The context for this prayer for vocations to the priesthood must be the Eucharist. The priesthood finds its origin in the desire of Jesus for His Church to "do this in memory of me." Love for the Eucharist opens the hearts of a priestly people to respond to the call and to embrace further the call to sacramental priesthood.

Beginning with the feast of St. John Vianney, I invite you to enter more fully into an environment of vocation through prayer centered on the Eucharist. With the assistance of the Very Reverend Deans, we will institute throughout the diocese a program of Forty Hours Devotion. In this devotion, the Blessed Sacrament is exposed for a period of time, accompanied by readings from the Sacred Scriptures, the rosary, meditation, and concluding with Benediction. Each parish takes a turn in hosting this devotion. Through it we will express our desire as a diocese to live our Christian vocation with a particular emphasis on raising up priestly vocations in our midst. In this way we will answer Our Lord¹s request, "Ask the harvest-master to send workers to his harvest" (Luke 10:2).

To accompany this year-long Eucharistic devotion, I am asking the Catholic schools and religious education programs to promote Eucharistic Hours for the intention of priestly vocations. Holy Hour on the eve of First Friday is a praiseworthy way for a parish to foster prayer for vocations. When the liturgical calendar permits, a Votive Mass for Priestly Vocations can be celebrated. Joined with the many other efforts to promote vocations, sponsored by our Vocation Director, Director of Seminarians, Vocation Recruiters, and Serra Club, I am confident that this increased Eucharistic prayer will bring many graces.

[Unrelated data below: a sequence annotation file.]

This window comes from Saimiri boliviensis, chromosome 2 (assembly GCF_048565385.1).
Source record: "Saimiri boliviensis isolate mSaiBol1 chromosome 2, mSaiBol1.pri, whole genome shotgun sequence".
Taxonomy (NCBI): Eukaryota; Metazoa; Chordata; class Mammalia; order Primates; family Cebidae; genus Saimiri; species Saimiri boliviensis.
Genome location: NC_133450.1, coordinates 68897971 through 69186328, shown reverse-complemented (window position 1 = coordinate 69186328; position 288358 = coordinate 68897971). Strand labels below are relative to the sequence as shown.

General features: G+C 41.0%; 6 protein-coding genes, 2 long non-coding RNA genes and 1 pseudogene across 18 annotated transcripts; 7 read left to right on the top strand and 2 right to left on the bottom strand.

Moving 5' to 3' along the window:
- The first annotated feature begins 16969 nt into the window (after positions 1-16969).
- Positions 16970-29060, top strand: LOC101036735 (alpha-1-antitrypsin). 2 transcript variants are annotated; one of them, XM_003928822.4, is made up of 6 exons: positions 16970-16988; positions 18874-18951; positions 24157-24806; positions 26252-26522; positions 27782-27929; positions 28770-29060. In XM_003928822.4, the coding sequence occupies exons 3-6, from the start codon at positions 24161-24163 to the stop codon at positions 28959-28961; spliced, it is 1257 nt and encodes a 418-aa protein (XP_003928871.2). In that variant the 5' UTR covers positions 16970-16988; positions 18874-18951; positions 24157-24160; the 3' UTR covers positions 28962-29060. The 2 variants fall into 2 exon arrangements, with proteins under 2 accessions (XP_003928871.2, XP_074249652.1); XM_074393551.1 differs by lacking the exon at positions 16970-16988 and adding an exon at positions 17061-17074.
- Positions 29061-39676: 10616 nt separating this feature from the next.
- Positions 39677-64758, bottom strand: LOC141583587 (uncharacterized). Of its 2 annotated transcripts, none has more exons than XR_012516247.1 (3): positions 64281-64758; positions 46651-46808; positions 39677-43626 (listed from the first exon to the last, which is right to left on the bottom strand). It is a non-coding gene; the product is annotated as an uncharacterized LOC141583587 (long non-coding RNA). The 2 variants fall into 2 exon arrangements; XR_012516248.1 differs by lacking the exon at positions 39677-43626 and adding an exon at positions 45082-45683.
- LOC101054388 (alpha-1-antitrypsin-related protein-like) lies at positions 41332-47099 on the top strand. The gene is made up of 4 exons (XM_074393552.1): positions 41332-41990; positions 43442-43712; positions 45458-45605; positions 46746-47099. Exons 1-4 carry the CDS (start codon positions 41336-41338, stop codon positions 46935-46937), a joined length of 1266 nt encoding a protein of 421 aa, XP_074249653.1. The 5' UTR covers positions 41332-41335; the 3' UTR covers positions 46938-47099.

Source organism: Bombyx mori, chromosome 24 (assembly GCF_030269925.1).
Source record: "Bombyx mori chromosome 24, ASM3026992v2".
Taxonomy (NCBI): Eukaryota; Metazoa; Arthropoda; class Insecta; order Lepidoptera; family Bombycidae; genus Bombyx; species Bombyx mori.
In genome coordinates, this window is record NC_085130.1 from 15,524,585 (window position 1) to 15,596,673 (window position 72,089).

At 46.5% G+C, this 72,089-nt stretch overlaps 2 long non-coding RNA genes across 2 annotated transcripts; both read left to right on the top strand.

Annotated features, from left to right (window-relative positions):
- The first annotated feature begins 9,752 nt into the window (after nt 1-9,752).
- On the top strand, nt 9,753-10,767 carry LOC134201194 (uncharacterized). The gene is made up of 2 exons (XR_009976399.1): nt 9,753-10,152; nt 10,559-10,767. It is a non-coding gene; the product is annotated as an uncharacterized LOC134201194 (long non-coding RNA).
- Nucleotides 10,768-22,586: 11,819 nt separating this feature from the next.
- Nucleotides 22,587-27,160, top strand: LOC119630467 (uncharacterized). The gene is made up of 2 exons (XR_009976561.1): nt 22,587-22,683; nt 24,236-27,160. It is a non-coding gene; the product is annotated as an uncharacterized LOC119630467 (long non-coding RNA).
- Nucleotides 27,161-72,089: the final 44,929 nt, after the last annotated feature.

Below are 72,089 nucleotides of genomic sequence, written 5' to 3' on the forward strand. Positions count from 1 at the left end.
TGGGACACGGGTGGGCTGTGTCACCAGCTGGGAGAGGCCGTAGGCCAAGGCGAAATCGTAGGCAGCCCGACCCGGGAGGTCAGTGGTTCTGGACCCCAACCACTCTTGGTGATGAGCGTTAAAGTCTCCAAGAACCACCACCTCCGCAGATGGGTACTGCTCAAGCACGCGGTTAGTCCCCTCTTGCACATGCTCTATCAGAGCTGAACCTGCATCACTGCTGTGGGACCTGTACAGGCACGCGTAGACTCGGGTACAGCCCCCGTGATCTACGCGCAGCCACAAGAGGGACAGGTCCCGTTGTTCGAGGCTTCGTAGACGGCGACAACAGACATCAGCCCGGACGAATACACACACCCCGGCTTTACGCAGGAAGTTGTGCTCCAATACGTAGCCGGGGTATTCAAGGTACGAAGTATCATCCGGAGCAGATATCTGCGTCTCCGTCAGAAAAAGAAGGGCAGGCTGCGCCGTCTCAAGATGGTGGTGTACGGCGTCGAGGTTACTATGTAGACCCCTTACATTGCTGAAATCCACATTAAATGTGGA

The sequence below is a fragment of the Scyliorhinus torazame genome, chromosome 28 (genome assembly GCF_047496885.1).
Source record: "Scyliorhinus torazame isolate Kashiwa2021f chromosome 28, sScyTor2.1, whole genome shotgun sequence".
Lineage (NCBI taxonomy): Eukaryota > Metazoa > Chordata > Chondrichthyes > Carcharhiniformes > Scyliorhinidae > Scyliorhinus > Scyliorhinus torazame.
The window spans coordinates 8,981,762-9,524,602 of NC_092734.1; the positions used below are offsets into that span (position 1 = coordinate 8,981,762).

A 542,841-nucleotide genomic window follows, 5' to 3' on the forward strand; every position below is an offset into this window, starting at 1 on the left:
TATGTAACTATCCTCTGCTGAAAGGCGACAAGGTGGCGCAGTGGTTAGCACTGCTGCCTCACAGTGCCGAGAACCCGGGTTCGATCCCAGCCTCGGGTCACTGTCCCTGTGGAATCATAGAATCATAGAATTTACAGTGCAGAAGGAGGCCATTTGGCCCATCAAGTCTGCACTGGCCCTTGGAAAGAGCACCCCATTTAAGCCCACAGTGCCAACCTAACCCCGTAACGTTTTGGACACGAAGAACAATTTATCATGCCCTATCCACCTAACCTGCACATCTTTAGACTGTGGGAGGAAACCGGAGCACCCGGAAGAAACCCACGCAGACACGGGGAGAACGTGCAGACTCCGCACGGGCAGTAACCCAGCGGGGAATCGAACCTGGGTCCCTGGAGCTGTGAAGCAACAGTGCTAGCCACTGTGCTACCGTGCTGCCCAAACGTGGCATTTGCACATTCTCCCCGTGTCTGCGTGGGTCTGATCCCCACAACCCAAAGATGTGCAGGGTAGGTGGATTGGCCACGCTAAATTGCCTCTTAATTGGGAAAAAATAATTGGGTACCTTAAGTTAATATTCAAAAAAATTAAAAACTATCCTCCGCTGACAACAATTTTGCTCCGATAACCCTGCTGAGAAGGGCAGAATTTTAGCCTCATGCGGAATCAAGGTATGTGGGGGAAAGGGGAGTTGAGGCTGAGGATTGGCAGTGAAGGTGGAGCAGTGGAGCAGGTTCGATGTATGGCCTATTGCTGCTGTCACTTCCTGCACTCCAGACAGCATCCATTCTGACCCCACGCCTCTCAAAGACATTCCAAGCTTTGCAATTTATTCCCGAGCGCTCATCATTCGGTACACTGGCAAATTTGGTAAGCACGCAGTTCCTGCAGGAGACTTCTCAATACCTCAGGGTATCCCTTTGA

St. John Vianney, known as the Curé of Ars, is the patron of parish priests because of his zeal. He heard confessions for lengthy hours each day. He was dedicated to the religious instruction of his parishioners. His devotion to the Eucharist was intimate and total. On his feast, I ask his prayers for us. May we all discover the loving plan of God for us. For us who have responded, may that plan be clearer. For those who wait, may they hear God¹s voice and say "yes."

The zeal for the faith in our Catholic people in Lake Charles, clergy, religious, and laity, is impressive. I am certain that men and women wish to answer God¹s call to the priesthood, deaconate, and religious life. I am convinced that men and women preparing for marriage want Christ in the center of their relationship. I know that we truly want not the futility of the world but an environment of vocation where God¹s love is known and embraced. We must ask to receive, seek to find, and knock to open. Such is the teaching of our Lord Jesus and the desire of a loving Father. St. John Vianney, pray for us!

I remain with prayers for your intentions and best wishes for you and your families.

Devotedly yours in our Lord,
Glen John Provost
Bishop of Lake Charles